This month’s announcements by Government to further consult on their changes to He Waka Eke Noa’s recommendations has stirred the farming community, some economists and those watching significant land use changes over the last 5 to 8 years.
The Government’s proposal is less favourable to agriculture than the proposal initially put forward by He Waka Eke Noa as it provides less certainty for emissions price levels, it does not allow for the industry to be directly involved with the process to recommend emissions pricing to Government, and rewards less on-farm sequestration of carbon.
If enacted, it is clear these policies will favour forestry and will promote further land change use especially where sheep and beef farming currently occur.
If emissions are priced at the processor level as stated by the Government, MPI is modelling there is expected to be a 20% decrease in land used for sheep and beef farming, and up to a 5.7% decrease in land used for dairying.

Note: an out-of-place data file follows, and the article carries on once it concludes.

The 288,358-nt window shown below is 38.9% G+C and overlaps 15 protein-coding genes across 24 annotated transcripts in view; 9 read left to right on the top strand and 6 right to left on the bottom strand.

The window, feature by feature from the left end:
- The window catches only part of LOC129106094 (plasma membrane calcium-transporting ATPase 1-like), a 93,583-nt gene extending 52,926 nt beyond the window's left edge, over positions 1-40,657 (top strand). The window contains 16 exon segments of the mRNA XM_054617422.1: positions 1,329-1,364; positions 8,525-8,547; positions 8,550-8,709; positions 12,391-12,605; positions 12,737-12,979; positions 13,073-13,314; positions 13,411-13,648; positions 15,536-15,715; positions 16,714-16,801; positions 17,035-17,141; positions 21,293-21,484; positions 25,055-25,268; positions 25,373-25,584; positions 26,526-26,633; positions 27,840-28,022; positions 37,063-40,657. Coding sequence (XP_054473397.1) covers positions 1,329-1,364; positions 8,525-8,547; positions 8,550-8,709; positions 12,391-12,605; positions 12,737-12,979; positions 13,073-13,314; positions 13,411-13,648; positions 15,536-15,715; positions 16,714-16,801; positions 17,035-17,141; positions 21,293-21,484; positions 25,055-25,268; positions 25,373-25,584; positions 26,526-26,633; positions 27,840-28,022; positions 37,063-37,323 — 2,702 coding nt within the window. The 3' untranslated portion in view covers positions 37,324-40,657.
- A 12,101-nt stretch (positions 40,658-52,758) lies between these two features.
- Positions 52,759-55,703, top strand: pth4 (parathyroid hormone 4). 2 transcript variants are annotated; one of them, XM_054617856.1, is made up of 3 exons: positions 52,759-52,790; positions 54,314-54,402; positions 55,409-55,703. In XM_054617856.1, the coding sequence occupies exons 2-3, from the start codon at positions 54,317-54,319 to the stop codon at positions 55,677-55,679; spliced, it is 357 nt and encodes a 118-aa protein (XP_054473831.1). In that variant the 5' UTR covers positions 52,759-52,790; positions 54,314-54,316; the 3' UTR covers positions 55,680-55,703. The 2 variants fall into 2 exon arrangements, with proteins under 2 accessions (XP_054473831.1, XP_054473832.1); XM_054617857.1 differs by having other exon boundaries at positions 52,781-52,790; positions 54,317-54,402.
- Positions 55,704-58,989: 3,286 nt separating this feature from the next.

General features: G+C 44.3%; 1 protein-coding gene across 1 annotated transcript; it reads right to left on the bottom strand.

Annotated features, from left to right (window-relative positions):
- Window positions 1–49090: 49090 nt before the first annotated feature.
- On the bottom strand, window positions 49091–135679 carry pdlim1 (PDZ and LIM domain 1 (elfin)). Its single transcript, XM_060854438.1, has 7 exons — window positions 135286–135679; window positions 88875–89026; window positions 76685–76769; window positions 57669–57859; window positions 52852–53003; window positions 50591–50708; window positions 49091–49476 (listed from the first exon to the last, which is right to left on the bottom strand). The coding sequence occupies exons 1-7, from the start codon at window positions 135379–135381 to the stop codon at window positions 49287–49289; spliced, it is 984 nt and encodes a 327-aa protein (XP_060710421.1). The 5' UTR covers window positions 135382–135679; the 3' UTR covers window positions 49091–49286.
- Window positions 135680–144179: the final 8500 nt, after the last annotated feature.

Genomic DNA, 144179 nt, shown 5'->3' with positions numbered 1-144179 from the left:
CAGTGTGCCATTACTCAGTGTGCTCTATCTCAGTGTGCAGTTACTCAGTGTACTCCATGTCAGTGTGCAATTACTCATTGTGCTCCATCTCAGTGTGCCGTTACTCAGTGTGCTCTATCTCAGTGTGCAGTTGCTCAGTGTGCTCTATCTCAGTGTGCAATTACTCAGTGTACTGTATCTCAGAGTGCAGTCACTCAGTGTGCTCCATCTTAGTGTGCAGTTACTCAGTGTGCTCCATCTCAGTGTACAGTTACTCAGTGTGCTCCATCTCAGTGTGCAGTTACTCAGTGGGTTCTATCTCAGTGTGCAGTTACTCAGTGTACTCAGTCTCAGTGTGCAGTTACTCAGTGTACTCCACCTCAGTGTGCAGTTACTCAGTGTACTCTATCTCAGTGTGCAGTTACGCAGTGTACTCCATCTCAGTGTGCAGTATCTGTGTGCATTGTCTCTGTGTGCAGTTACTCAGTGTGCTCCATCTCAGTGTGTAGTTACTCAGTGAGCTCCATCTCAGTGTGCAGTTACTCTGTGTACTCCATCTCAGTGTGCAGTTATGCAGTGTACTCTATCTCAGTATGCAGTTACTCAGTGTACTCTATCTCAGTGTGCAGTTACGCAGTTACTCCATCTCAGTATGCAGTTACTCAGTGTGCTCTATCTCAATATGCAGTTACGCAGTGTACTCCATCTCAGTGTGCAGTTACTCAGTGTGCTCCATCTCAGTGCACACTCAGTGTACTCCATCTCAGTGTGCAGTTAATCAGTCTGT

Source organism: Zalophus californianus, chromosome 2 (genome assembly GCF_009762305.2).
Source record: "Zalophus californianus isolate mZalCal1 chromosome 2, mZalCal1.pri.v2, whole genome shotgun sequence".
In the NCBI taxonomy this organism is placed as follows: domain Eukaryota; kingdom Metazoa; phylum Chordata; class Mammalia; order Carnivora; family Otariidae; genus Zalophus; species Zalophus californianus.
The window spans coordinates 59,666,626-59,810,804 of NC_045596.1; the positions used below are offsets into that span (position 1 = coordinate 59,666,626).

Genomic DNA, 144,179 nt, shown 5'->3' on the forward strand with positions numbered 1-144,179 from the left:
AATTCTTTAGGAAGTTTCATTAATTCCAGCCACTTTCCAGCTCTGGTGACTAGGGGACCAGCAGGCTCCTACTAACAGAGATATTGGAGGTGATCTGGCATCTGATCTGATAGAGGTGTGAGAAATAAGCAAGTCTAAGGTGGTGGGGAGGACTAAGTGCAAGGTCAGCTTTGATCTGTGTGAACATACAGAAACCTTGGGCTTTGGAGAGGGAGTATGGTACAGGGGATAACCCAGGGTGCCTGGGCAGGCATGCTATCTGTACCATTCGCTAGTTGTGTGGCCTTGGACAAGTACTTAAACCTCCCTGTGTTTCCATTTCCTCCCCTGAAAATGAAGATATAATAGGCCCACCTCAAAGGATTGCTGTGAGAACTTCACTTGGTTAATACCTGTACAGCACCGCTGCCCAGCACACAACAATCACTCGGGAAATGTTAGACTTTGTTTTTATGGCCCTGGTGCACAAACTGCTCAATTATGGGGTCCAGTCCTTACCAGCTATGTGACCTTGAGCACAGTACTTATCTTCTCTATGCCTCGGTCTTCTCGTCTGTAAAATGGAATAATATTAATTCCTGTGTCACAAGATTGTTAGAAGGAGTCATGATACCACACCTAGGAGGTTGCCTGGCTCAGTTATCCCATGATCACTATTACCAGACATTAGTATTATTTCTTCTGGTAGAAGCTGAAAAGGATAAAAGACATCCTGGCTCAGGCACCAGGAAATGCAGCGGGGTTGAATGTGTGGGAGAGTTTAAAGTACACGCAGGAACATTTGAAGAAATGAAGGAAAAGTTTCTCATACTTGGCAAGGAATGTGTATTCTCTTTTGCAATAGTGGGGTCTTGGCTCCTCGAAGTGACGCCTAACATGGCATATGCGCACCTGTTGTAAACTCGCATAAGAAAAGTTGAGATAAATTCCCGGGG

Putting all of this in terms of revenue, modelling signals there will be significant changes under the farm-level levy: dairy revenue decreases between 4% and 5%, and for sheep and beef, the decrease is between 18% and 24%.
It is for these reasons, economists and commentators are stating food prices will increase and significant changes will occur in rural towns and districts, especially those that service the sheep and beef sector.
The ideology of this in a world that requires more food makes no sense.
While we are a country that rightly boasts the lowest carbon footprint in the production of livestock derived food, NZ agriculture is not one that sits on its laurels.
Our hope is that the outcomes of the consultation process recognise the need for emissions control in a way that doesn’t decimate our ability to produce food or cause irreversible changes to NZ rural communities.
When this pathway is defined, we remain ready to assist farmers to further improve their production and profitability.
From a world perspective the elephant in the room is the insatiable requirement for energy.
Click HERE for our article on He Waka Eke Noa.
Visit OurWorldinData.org/ghg-emissions-by-sector for information about the pie chart below.